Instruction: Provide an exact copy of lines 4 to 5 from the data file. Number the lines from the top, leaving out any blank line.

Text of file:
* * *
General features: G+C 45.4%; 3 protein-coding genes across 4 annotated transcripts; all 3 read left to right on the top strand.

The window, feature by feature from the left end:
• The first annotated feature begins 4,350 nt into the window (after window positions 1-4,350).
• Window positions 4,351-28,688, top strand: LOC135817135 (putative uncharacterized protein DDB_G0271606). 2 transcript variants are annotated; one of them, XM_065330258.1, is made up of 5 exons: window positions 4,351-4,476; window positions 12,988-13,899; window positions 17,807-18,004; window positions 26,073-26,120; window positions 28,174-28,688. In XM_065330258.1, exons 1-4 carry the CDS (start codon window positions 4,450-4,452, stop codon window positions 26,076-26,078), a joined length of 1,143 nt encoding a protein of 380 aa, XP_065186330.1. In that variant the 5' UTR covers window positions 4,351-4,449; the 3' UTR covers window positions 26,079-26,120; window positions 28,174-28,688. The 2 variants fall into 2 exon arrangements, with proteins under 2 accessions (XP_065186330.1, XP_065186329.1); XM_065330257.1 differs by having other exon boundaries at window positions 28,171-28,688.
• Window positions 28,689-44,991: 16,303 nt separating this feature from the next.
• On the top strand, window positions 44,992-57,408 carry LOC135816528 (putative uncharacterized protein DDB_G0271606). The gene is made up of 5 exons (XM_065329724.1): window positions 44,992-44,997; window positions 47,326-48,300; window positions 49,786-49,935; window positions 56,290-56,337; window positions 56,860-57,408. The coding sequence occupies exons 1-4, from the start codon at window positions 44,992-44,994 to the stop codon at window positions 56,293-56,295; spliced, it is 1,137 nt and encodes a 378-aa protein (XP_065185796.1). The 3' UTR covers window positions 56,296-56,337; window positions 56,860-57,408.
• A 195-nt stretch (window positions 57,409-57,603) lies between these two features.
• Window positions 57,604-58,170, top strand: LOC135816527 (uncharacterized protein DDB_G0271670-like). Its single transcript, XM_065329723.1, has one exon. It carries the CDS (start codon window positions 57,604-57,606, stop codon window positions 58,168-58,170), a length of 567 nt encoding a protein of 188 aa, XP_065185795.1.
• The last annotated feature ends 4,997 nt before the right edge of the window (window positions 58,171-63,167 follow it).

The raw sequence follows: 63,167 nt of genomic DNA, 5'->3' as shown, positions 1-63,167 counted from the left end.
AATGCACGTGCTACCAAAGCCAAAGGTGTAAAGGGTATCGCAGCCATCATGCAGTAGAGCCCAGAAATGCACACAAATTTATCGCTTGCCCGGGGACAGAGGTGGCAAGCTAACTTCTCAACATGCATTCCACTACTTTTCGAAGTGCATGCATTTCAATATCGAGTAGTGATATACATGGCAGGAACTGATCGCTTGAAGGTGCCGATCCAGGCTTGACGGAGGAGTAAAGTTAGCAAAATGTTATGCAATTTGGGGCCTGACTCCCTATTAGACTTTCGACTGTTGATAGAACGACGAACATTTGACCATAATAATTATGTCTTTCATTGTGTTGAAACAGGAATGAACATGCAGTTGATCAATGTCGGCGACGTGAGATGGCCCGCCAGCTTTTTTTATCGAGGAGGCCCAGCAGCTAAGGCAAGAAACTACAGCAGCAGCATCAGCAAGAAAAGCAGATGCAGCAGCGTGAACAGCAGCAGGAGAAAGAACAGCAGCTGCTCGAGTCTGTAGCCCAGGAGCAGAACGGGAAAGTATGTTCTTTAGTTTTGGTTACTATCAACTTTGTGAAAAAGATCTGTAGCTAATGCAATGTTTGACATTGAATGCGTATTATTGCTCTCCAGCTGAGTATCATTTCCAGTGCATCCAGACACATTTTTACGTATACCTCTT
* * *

• Window positions 4,351-28,688, top strand: LOC135817135 (putative uncharacterized protein DDB_G0271606). 2 transcript variants are annotated; one of them, XM_065330258.1, is made up of 5 exons: window positions 4,351-4,476; window positions 12,988-13,899; window positions 17,807-18,004; window positions 26,073-26,120; window positions 28,174-28,688. In XM_065330258.1, exons 1-4 carry the CDS (start codon window positions 4,450-4,452, stop codon window positions 26,076-26,078), a joined length of 1,143 nt encoding a protein of 380 aa, XP_065186330.1. In that variant the 5' UTR covers window positions 4,351-4,449; the 3' UTR covers window positions 26,079-26,120; window positions 28,174-28,688. The 2 variants fall into 2 exon arrangements, with proteins under 2 accessions (XP_065186330.1, XP_065186329.1); XM_065330257.1 differs by having other exon boundaries at window positions 28,171-28,688.
• Window positions 28,689-44,991: 16,303 nt separating this feature from the next.